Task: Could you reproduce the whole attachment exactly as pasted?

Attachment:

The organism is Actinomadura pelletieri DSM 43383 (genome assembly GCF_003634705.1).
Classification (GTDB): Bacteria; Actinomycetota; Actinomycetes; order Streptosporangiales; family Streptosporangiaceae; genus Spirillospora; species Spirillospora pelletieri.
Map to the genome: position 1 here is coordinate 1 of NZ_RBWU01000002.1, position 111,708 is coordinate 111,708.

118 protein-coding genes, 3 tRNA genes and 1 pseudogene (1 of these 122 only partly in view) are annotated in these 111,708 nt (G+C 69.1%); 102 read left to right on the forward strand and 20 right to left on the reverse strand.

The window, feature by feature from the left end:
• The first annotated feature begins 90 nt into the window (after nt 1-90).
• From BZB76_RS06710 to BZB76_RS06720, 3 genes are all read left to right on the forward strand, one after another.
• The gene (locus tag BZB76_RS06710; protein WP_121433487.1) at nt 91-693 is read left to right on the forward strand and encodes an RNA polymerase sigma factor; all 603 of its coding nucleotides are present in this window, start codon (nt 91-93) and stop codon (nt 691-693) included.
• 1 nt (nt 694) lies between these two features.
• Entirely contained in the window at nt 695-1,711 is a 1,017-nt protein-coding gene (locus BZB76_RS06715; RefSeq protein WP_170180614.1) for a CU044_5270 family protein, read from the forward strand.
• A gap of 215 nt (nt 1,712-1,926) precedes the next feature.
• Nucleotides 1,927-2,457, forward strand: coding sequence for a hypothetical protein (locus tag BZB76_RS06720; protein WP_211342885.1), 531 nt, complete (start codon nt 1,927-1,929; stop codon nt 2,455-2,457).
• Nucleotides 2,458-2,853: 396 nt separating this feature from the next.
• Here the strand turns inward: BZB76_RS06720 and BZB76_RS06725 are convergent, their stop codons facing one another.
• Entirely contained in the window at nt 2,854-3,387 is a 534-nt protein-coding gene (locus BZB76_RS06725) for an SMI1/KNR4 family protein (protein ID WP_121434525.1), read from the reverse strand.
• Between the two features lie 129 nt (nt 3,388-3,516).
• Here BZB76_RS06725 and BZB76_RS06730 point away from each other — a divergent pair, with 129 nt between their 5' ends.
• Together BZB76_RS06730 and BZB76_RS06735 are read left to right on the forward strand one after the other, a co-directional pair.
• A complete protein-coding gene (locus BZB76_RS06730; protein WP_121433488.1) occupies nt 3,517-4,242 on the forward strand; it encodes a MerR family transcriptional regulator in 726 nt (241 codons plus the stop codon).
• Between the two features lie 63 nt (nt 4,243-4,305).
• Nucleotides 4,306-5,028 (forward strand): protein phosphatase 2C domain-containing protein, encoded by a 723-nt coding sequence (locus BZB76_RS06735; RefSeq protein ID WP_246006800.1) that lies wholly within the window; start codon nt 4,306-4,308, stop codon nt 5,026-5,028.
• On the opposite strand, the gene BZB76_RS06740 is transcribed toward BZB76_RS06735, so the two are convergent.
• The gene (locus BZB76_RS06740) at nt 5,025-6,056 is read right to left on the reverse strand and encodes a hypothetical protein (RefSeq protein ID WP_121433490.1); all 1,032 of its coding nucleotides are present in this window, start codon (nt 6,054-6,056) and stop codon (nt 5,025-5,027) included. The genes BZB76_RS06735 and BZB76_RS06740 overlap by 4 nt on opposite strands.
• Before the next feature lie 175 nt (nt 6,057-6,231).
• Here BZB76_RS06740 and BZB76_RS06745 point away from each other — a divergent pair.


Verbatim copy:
The organism is Actinomadura pelletieri DSM 43383 (genome assembly GCF_003634705.1).
Classification (GTDB): Bacteria; Actinomycetota; Actinomycetes; order Streptosporangiales; family Streptosporangiaceae; genus Spirillospora; species Spirillospora pelletieri.
Map to the genome: position 1 here is coordinate 1 of NZ_RBWU01000002.1, position 111,708 is coordinate 111,708.

118 protein-coding genes, 3 tRNA genes and 1 pseudogene (1 of these 122 only partly in view) are annotated in these 111,708 nt (G+C 69.1%); 102 read left to right on the forward strand and 20 right to left on the reverse strand.

The window, feature by feature from the left end:
• The first annotated feature begins 90 nt into the window (after nt 1-90).
• From BZB76_RS06710 to BZB76_RS06720, 3 genes are all read left to right on the forward strand, one after another.
• The gene (locus tag BZB76_RS06710; protein WP_121433487.1) at nt 91-693 is read left to right on the forward strand and encodes an RNA polymerase sigma factor; all 603 of its coding nucleotides are present in this window, start codon (nt 91-93) and stop codon (nt 691-693) included.
• 1 nt (nt 694) lies between these two features.
• Entirely contained in the window at nt 695-1,711 is a 1,017-nt protein-coding gene (locus BZB76_RS06715; RefSeq protein WP_170180614.1) for a CU044_5270 family protein, read from the forward strand.
• A gap of 215 nt (nt 1,712-1,926) precedes the next feature.
• Nucleotides 1,927-2,457, forward strand: coding sequence for a hypothetical protein (locus tag BZB76_RS06720; protein WP_211342885.1), 531 nt, complete (start codon nt 1,927-1,929; stop codon nt 2,455-2,457).
• Nucleotides 2,458-2,853: 396 nt separating this feature from the next.
• Here the strand turns inward: BZB76_RS06720 and BZB76_RS06725 are convergent, their stop codons facing one another.
• Entirely contained in the window at nt 2,854-3,387 is a 534-nt protein-coding gene (locus BZB76_RS06725) for an SMI1/KNR4 family protein (protein ID WP_121434525.1), read from the reverse strand.
• Between the two features lie 129 nt (nt 3,388-3,516).
• Here BZB76_RS06725 and BZB76_RS06730 point away from each other — a divergent pair, with 129 nt between their 5' ends.
• Together BZB76_RS06730 and BZB76_RS06735 are read left to right on the forward strand one after the other, a co-directional pair.
• A complete protein-coding gene (locus BZB76_RS06730; protein WP_121433488.1) occupies nt 3,517-4,242 on the forward strand; it encodes a MerR family transcriptional regulator in 726 nt (241 codons plus the stop codon).
• Between the two features lie 63 nt (nt 4,243-4,305).
• Nucleotides 4,306-5,028 (forward strand): protein phosphatase 2C domain-containing protein, encoded by a 723-nt coding sequence (locus BZB76_RS06735; RefSeq protein ID WP_246006800.1) that lies wholly within the window; start codon nt 4,306-4,308, stop codon nt 5,026-5,028.
• On the opposite strand, the gene BZB76_RS06740 is transcribed toward BZB76_RS06735, so the two are convergent.
• The gene (locus BZB76_RS06740) at nt 5,025-6,056 is read right to left on the reverse strand and encodes a hypothetical protein (RefSeq protein ID WP_121433490.1); all 1,032 of its coding nucleotides are present in this window, start codon (nt 6,054-6,056) and stop codon (nt 5,025-5,027) included. The genes BZB76_RS06735 and BZB76_RS06740 overlap by 4 nt on opposite strands.
• Before the next feature lie 175 nt (nt 6,057-6,231).
• Here BZB76_RS06740 and BZB76_RS06745 point away from each other — a divergent pair.